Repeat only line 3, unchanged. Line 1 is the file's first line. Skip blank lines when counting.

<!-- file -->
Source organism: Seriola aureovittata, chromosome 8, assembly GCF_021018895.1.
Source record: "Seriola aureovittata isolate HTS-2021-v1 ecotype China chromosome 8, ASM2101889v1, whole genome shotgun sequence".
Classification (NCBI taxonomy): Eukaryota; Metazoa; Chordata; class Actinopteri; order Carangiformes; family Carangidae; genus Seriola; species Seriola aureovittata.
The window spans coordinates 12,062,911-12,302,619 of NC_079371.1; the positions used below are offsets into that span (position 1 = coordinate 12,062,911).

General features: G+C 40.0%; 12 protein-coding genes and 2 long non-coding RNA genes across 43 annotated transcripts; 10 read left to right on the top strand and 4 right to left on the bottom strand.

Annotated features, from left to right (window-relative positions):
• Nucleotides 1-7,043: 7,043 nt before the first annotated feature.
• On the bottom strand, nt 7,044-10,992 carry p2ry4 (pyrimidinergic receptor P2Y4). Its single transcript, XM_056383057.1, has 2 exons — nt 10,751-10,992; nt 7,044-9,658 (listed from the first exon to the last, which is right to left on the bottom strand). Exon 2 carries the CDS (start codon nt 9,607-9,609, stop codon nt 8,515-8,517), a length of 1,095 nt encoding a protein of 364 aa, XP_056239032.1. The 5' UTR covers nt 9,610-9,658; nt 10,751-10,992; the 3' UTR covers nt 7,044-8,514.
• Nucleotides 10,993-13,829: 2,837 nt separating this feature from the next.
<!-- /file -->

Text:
Classification (NCBI taxonomy): Eukaryota; Metazoa; Chordata; class Actinopteri; order Carangiformes; family Carangidae; genus Seriola; species Seriola aureovittata.